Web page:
Welcome to all you folks coming today from some forum called "AVR Freaks". Thanks to the Aussie guy who posted a link to my blog; some of you might want to leave a comment while you're here.
Peace and quiet reign in my neighborhood tonight. That's good news anytime.
Granddaughter Natalie and I observed an oriole at the hummingbird feeder today. Wow! I'm not sure I had ever seen an oriole anywhere, at any time.
I've been putting the pregnant heifer, Bonnie, in the stanchion at least once a day; she needs to know this routine so I can milk her after she has her calf. I give her feed, she sticks her head in, and I lock her in. She jumps when I first close the stanchion, but then she just goes back to eating like a pig.
This afternoon I was standing there watching her eat, and asked myself, "Can I still bump a calf in a pregnant cow?"
This wasn't necessary, by the way. Bonnie shows plenty of external signs that she is pregnant. But I was curious as to whether I'd retained my old cattle skills.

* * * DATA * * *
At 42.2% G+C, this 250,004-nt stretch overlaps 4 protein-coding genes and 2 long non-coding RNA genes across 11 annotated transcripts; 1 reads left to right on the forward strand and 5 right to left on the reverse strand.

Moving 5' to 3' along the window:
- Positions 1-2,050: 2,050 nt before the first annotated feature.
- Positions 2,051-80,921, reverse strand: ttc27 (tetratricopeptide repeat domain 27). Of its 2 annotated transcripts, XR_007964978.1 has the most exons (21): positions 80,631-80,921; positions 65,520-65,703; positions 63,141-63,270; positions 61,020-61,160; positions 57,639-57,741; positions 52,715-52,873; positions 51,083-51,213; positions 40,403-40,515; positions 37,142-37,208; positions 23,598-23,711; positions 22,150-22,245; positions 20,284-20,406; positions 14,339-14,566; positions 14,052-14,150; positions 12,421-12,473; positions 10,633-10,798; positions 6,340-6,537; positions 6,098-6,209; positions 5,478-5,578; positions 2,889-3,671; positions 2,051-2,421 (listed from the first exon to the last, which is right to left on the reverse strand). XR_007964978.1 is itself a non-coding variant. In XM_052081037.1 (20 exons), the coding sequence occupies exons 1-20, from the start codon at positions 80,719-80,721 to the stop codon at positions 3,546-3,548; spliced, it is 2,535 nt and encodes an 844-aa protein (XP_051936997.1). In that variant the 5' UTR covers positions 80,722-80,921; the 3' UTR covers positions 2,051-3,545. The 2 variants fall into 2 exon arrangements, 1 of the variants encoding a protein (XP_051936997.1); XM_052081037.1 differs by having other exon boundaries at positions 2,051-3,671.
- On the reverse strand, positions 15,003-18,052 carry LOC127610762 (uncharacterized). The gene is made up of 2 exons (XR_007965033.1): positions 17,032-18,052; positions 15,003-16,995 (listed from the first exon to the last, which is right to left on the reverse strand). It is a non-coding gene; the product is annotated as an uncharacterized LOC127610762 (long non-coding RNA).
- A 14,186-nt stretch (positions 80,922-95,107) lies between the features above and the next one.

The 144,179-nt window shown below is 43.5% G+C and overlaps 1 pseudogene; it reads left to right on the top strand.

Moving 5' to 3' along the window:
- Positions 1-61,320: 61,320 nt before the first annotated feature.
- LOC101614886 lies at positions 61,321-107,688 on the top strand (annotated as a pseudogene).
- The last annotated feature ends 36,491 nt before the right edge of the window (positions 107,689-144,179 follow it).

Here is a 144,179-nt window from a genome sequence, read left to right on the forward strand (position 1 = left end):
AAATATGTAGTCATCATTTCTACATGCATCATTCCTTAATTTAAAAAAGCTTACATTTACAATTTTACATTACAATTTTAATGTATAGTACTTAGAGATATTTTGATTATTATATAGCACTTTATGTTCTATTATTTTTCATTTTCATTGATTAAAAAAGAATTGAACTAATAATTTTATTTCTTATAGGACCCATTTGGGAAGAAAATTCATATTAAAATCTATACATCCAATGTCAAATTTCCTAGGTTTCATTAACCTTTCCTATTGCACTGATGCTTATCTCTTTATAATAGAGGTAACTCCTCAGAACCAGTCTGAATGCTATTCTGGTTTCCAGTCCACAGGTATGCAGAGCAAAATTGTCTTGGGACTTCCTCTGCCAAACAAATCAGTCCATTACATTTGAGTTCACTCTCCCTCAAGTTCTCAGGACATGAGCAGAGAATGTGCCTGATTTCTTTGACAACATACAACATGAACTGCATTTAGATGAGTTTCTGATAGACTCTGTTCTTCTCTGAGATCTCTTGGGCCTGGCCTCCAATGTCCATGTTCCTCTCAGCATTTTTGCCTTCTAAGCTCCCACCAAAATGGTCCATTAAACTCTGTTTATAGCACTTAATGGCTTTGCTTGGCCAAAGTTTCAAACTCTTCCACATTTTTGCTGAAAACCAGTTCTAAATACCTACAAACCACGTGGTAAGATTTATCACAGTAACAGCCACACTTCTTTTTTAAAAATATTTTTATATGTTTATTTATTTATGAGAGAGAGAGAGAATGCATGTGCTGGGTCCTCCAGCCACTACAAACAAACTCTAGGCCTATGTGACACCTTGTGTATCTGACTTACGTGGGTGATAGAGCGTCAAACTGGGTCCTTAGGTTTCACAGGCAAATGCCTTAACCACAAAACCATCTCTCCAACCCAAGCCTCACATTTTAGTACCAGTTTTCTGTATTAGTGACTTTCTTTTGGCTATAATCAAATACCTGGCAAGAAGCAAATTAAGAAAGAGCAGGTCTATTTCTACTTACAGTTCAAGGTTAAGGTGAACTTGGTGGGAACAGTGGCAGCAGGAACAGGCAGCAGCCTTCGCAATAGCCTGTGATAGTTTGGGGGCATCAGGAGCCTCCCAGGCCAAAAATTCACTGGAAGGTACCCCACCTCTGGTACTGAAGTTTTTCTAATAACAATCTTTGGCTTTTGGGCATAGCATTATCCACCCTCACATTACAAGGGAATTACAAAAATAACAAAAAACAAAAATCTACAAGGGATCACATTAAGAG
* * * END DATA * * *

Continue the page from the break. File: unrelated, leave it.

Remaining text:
To "bump a calf" in a cow, you get on her right-hand side (the milking side). You make sort of fist and start hitting her down low on her belly with your knuckles. About the third bump, you'll usually feel the calf, if there's one there. I've actually been able to bump a calf in a cow when she was four months along. I may have Cliff help me do a video later, so you can see what I'm talking about.
As I said, there's no doubt Bonnie's pregnant. But still, when I felt that calf bouncing against my knuckles, it was the most awesome feeling!
Life is good.